I woke this morning from a disturbing dream that I was moved to a tiny work area where I could not display my stuffed neuron or pretty postcards or framed journal cover that keeps me from packing up and quitting amidst all these rejections. I was told to quit whining and accept my fate when I reacted to the move of my desk with outrage. I glared around the room at people who had better desks than mine and began to plot revenge. I blinked myself awake to find Chienne had taken the middle of the bed and I was scooted to one side, surrounded by pillows and fluffy blankets. I much preferred my dream yesterday when Friend and I won the race through the maze around the ice cream shop. We had scampered around the man dressed as a brown dinosaur as he tripped up many of the children who were competing and raced toward the beribboned finish line. We crossed first and were awarded a providence in Canada. When I told Friend of our victory, still foggy from sleep and slurring my words, she paused and asked if I couldn’t have won property somewhere warmer.

Anyway, I shuffled out to the kitchen, pleased that there was enough coffee left from yesterday for me to have a cup, and sat down to read my proof. I wrinkled my nose over the beginning of the abstract and decided I’d fix it later. I’m sharpest in the morning - there is about an hour window where I feel clear and creative and stable - and I read critically enough to change wording or reiterate important points. I corrected figure legends to make them completely explicit. I recalled bits of rejection letters and took out some text while adding other sentences. I opened my Word document next to the html window and corrected and nudged and took a few moments to think. Then, pleased with my progress, I uploaded new files and changed details in a few others and looked at the proof again.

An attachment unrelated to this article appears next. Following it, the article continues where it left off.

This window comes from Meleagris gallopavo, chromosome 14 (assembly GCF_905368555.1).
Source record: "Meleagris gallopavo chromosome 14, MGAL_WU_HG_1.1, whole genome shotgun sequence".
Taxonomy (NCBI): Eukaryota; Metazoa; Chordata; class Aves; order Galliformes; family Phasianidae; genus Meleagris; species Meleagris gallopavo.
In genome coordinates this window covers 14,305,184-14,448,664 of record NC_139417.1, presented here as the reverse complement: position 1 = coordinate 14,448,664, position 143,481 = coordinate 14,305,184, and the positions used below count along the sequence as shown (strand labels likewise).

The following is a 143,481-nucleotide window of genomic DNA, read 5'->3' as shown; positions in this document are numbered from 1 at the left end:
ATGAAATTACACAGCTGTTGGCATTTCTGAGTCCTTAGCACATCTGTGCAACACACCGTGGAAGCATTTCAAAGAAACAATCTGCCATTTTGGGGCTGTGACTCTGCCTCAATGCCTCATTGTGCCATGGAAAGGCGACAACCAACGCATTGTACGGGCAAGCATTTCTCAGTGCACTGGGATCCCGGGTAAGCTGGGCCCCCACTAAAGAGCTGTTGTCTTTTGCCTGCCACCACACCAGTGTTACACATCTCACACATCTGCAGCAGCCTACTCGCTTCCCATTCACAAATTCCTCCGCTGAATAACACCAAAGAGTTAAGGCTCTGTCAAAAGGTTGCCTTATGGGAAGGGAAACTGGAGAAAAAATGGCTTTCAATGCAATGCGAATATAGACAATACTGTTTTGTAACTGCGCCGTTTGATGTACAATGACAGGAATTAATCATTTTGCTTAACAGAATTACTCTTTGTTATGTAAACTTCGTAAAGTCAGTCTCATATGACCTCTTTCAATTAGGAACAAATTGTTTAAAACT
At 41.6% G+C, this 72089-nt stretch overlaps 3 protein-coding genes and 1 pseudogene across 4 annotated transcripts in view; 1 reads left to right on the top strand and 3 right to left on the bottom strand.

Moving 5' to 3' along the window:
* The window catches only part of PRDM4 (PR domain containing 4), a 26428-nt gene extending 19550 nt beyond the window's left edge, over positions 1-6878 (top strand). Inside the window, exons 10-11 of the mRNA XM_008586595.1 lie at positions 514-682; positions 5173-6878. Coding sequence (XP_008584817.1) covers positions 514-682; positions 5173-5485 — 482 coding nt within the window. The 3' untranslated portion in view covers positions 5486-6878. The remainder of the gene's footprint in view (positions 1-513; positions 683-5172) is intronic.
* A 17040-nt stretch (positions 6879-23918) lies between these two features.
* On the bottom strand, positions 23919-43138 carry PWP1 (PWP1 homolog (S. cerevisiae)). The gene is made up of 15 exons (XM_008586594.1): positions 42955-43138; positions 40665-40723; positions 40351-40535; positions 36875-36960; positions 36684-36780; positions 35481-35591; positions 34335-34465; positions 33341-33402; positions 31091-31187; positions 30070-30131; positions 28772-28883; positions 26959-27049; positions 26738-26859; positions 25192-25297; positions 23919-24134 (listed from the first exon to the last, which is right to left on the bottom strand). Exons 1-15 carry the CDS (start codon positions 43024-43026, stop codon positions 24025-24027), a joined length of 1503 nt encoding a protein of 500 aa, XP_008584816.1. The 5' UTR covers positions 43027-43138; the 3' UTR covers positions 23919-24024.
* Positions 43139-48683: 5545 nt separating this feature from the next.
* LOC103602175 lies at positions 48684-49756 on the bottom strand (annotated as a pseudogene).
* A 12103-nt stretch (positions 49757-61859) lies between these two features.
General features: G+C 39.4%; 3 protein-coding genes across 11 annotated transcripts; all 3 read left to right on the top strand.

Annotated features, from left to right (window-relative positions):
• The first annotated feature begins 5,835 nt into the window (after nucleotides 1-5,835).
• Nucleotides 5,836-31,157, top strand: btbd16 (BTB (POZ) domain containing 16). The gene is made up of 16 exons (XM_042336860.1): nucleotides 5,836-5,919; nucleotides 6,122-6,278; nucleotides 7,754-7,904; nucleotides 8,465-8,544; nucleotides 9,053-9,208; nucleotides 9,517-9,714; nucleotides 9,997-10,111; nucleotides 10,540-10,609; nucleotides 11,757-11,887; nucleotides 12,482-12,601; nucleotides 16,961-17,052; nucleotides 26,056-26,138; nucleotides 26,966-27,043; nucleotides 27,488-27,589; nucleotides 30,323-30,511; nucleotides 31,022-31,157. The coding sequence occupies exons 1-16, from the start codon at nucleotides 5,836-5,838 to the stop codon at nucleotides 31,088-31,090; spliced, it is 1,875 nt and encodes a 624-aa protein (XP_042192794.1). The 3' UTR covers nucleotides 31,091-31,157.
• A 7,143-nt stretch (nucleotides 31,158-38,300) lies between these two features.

Just as I submitted the final document, there came a scratching sound from the fireplace across the room from where I sat. I glanced over and watched Sprout, situated on the arm of the couch closest to that corner, become a bit more fluffy than normal. Chienne, lying behind my knees, looked at me with fear-widened eyes. I patted her before regarding the persistent sounds with some dismay of my own. While I sat and waited, the dog sought refuge in her bathtub and Sprout sprang down to crouch directly in front of the fireplace, eager to greet whatever might enter. I sighed with relief when the scratching noises ceased. While I might now be more capable of dealing with a bird, my experience with mice lends some doubt to the matter.

But, next time, I will at least wait two nights before resubmitting a paper. Probably.


Amanda said...

Finally! Someone else who understands the true evilness of the flying demons.

I don't like them either :-)

la rebelde said...

i have the same fear of birds. the beaks and my eyeballs...not a nice thought. i think my fear of flying objects (why i also don't play team sports) is enhanced by flying rodents!

Amelie said...

oh, I'm sorry you were rejected. I got one too this week, but as I also got one paper published, I guess I cannot complain.